His main research concerns Reading, Developmental psychology, Reading comprehension, Learning to read and Self-concept. Dyslexia is the focus of his Reading research. His work on Hyperlexia as part of general Dyslexia study is frequently linked to Educational program, therefore connecting diverse disciplines of science.
His Reading comprehension research includes themes of Reading skills, Context, Cognitive psychology and Comprehension. He combines subjects such as Natural language processing, Word recognition, Synthetic phonics and Reading disability with his study of Comprehension. The various areas that William E. Tunmer examines in his Learning to read study include Primary education and Personality.
William E. Tunmer mainly investigates Reading, Literacy, Cognitive psychology, Developmental psychology and Mathematics education. His research integrates issues of Context and Comprehension in his study of Reading. His Cognitive psychology research incorporates themes from Empirical evidence, Dyslexia, Reading disability, Hard rime and Phonology.
His Phonology research includes elements of Reading skills, Language development and Whole language. His Developmental psychology study integrates concerns from other disciplines, such as Consistency and Primary education. His Mathematics education study which covers Coherence that intersects with Student learning and Curriculum.
His primary scientific interests are in Reading, Learning to read, Mathematics education, Cognitive science and Word recognition. His work on Reading comprehension and Reading skills as part of general Reading research is frequently linked to Structure, bridging the gap between disciplines. The study incorporates disciplines such as Cognitive psychology, Conceptual framework, Reading disability and Written language in addition to Reading comprehension.
His biological study spans a wide range of topics, including Writing system, Second language and Orthographic depth. William E. Tunmer focuses mostly in the field of Mathematics education, narrowing it down to matters related to Set and, in some cases, School district, Elementary grade and Grade level. While the research belongs to areas of Word recognition, William E. Tunmer spends his time largely on the problem of Comprehension, intersecting his research to questions surrounding Meaning, Syntax, Literal and figurative language, Semantics and Dyslexia.
William E. Tunmer spends much of his time researching Reading, Teaching method, Mathematics education, Learning to read and Reading comprehension. He interconnects Applied research and Theme in the investigation of issues within Reading. His work in the fields of Individualized instruction and Literacy education overlaps with other areas such as Pacific islanders and Research methodology.
His research on Mathematics education often connects related areas such as Developmental psychology. His Learning to read study deals with Written language intersecting with Word recognition. The concepts of his Reading comprehension study are interwoven with issues in Cognitive psychology and Conceptual framework.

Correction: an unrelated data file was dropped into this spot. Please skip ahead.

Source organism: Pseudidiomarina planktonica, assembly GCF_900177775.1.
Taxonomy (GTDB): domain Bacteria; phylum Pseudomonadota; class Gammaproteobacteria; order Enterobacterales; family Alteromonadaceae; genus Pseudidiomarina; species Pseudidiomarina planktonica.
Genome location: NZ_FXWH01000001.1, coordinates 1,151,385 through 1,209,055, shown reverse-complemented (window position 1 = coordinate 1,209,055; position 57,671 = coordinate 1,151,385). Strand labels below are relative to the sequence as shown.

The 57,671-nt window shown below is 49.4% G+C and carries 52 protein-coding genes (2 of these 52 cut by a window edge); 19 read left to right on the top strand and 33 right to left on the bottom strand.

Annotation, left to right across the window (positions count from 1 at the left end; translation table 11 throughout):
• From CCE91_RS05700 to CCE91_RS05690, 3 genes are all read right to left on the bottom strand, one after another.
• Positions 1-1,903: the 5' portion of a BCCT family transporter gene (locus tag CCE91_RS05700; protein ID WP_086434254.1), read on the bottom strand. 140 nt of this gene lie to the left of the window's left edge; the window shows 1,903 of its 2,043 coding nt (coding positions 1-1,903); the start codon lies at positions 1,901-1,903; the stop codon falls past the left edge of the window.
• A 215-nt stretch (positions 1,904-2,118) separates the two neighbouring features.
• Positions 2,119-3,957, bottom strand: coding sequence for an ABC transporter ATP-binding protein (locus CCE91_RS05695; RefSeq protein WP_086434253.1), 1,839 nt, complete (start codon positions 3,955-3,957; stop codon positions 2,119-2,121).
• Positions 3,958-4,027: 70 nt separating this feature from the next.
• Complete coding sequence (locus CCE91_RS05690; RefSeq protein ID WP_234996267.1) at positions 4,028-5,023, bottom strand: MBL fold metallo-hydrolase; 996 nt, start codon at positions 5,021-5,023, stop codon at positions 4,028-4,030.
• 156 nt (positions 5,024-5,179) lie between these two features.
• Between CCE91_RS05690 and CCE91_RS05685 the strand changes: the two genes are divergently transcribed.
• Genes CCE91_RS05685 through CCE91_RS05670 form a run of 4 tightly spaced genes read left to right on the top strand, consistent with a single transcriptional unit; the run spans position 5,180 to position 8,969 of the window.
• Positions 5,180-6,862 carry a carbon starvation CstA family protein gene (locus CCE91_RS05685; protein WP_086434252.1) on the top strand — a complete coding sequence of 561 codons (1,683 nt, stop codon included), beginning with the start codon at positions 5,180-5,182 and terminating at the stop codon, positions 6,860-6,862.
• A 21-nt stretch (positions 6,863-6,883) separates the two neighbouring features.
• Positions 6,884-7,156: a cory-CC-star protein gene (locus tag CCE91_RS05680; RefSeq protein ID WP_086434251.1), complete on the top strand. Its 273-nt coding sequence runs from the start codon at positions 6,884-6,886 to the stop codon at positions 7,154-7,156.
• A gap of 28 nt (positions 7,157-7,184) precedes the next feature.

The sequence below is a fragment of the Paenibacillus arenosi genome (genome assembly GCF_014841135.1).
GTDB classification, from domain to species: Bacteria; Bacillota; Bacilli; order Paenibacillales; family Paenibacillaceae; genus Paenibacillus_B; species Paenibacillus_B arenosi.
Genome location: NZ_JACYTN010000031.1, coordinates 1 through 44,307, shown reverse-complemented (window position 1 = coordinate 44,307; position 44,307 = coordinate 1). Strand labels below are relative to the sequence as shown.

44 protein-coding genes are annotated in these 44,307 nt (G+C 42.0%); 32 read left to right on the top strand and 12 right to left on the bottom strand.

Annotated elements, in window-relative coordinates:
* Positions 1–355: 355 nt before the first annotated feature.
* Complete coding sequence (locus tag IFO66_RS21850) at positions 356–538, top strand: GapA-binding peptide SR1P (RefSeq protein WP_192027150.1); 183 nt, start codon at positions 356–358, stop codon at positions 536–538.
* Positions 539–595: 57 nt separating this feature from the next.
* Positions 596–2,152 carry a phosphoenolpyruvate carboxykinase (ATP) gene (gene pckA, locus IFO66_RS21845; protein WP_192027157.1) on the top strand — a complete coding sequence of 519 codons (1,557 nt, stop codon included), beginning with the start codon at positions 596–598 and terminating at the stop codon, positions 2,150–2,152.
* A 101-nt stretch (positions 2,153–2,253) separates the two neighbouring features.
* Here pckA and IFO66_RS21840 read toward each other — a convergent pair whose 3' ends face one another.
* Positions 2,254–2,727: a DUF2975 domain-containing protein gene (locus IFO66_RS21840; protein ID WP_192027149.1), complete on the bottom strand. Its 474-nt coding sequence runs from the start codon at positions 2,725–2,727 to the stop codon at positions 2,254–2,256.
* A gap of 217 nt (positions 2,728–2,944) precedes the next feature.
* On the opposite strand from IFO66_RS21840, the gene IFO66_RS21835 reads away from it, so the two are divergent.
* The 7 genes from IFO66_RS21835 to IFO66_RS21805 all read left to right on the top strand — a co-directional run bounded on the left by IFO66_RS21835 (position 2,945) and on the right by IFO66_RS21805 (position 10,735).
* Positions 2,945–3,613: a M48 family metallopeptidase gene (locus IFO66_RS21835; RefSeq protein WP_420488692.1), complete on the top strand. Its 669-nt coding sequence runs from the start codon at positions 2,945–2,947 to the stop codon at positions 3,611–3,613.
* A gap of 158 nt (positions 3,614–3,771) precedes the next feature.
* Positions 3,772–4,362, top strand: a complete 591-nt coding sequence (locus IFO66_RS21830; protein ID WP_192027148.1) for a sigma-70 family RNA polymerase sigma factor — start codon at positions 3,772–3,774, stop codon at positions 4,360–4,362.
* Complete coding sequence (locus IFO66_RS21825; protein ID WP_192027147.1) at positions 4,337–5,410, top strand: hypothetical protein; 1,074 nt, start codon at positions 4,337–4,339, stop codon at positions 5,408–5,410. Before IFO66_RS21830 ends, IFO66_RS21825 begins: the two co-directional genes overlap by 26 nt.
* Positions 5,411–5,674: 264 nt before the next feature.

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Decoding, Reading, and Reading Disability
Philip B. Gough;William E. Tunmer.
Remedial and Special Education (1986)
Metalinguistic Abilities and Beginning Reading.
William E. Tunmer;Michael L. Herriman;Andrew R. Nesdale.
Reading Research Quarterly (1988)
Components of Reading Ability: Multivariate Evidence for a Convergent Skills Model of Reading Development
Frank R. Vellutino;William E. Tunmer;James J. Jaccard;RuSan Chen.
Scientific Studies of Reading (2007)
Development of young children's reading self-concepts: An examination of emerging subcomponents and their relationship with reading achievement.
James W. Chapman;William E. Tunmer.
Journal of Educational Psychology (1995)
Phonological Processing Skills and the Reading Recovery Program.
Sandra Iversen;William E. Tunmer.
Journal of Educational Psychology (1993)
Phonemic segmentation skill and beginning reading.
William E. Tunmer;Andrew R. Nesdale.
Journal of Educational Psychology (1985)
Cognitive and Linguistic Factors in Learning to Read
William E. Tunmer;Wesley A. Hoover.
Early reading-related skills and performance, reading self-concept, and the development of academic self-concept : A longitudinal study
James W. Chapman;William E. Tunmer;Jane E. Prochnow.
Journal of Educational Psychology (2000)
A longitudinal study of beginning reading achievement and reading self-concept.
James W. Chapman;William E. Tunmer.
British Journal of Educational Psychology (1997)
The Simple View of Reading Redux: Vocabulary Knowledge and the Independent Components Hypothesis
William E. Tunmer;James W. Chapman.
Journal of Learning Disabilities (2012)
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